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London is a tremendously talented writer and his understanding of life matches his tremendous knowledge of the snow-enshrouded world of the upper latitudes. His writing is beautiful, poignant, and powerful, yet also somber, morose, and infinitely real. This isn't a story to read when you are depressed. Although The Call of the Wild is a short novel and on the surface a dog's story, it contains as much truth and reality of man's own struggles as that which can be sifted from the life's work of many other respected authors. The story he tells is stark and real, and as such, it is not pretty picture he paints, nor an elevating story he writes.

As an animal lover, I found parts of this story heartbreaking from Buck's removal from the civilized Southland in which he reigned supreme among his animal kin to the brutal cold and even more brutal machinations of hard, weathered men who literally beat him and whipped him full of lashes. Even sadder are the stories of the dogs that fill the sled's traces around him. Good-spirited Curly never had a chance, while Dave's story is only made bearable because of his brave, undying spirit. Even Spitz, the harsh taskmaster, has to be pitied, despite his harsh nature, for the reader knows this harsh nature was forced upon him by man and his thirst for riches.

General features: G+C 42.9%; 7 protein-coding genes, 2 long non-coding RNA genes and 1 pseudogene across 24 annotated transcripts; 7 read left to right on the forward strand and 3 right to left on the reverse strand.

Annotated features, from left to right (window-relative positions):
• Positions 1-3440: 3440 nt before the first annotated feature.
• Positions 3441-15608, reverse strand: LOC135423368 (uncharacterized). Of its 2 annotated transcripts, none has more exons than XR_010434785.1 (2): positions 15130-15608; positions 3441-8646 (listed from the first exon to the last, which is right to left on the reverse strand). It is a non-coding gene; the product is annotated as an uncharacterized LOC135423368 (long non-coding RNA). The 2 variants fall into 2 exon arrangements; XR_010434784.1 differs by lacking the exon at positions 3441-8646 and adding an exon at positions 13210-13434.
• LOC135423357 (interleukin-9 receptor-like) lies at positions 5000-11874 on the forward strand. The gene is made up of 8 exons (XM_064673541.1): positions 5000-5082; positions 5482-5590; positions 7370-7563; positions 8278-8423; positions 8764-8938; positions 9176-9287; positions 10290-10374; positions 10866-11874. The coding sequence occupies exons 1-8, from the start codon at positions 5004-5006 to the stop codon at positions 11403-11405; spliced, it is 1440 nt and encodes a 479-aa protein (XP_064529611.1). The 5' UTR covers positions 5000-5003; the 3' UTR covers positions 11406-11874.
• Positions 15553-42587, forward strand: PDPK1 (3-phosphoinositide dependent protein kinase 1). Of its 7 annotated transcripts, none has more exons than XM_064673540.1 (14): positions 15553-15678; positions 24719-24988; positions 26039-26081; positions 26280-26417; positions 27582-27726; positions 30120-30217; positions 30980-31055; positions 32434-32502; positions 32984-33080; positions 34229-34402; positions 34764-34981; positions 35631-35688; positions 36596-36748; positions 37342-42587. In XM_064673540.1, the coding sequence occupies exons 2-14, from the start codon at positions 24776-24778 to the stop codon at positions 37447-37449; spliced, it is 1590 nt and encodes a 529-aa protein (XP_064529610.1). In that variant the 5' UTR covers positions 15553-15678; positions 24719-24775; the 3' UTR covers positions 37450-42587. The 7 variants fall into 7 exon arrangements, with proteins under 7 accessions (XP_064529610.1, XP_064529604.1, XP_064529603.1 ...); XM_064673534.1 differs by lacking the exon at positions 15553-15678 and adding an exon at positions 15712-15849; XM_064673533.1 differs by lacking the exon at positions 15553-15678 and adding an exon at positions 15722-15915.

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Buck's travails are long and hard, but it is his nobility of his spirit that makes of him a hero, despite the primitive animal instincts and urges that dominate him. Buck not only conquers the weather, the harshness of the men, the other dogs and the wolves he comes into contact with, he thrives. Hopes for redemption with John Thornton are dashed in the end, and that's when Buck finally gives in fully to "the call of the wild," becoming a creature of nature only. While this is a sad ending, the reader also feels joy and satisfaction at Buck's refusal to surrender and his ability to find his own kind of happiness in the harsh world in which he is placed